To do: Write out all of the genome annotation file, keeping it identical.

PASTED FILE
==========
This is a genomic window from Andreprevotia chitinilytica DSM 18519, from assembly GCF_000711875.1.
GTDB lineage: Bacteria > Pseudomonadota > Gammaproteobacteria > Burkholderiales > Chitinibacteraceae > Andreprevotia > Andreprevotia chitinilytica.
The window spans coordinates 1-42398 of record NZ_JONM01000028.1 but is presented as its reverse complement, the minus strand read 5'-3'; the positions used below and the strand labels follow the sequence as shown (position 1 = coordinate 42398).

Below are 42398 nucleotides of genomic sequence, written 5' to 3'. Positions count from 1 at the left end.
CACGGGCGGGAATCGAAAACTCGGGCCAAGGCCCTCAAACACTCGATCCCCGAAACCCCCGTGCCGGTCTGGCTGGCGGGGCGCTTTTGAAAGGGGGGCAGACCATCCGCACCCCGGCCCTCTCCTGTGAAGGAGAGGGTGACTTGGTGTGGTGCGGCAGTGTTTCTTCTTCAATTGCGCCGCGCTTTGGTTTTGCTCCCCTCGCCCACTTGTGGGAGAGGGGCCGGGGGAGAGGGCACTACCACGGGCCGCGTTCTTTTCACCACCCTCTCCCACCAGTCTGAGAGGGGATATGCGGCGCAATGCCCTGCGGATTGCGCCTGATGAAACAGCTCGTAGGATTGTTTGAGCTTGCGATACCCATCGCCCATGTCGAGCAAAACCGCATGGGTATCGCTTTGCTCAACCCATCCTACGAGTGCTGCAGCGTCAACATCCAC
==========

This is a genomic window from Andreprevotia chitinilytica DSM 18519, from assembly GCF_000711875.1.
GTDB lineage: Bacteria > Pseudomonadota > Gammaproteobacteria > Burkholderiales > Chitinibacteraceae > Andreprevotia > Andreprevotia chitinilytica.
The window spans coordinates 1-42398 of record NZ_JONM01000028.1 but is presented as its reverse complement, the minus strand read 5'-3'; the positions used below and the strand labels follow the sequence as shown (position 1 = coordinate 42398).

Below are 42398 nucleotides of genomic sequence, written 5' to 3'. Positions count from 1 at the left end.
CACGGGCGGGAATCGAAAACTCGGGCCAAGGCCCTCAAACACTCGATCCCCGAAACCCCCGTGCCGGTCTGGCTGGCGGGGCGCTTTTGAAAGGGGGGCAGACCATCCGCACCCCGGCCCTCTCCTGTGAAGGAGAGGGTGACTTGGTGTGGTGCGGCAGTGTTTCTTCTTCAATTGCGCCGCGCTTTGGTTTTGCTCCCCTCGCCCACTTGTGGGAGAGGGGCCGGGGGAGAGGGCACTACCACGGGCCGCGTTCTTTTCACCACCCTCTCCCACCAGTCTGAGAGGGGATATGCGGCGCAATGCCCTGCGGATTGCGCCTGATGAAACAGCTCGTAGGATTGTTTGAGCTTGCGATACCCATCGCCCATGTCGAGCAAAACCGCATGGGTATCGCTTTGCTCAACCCATCCTACGAGTGCTGCAGCGTCAACATCCAC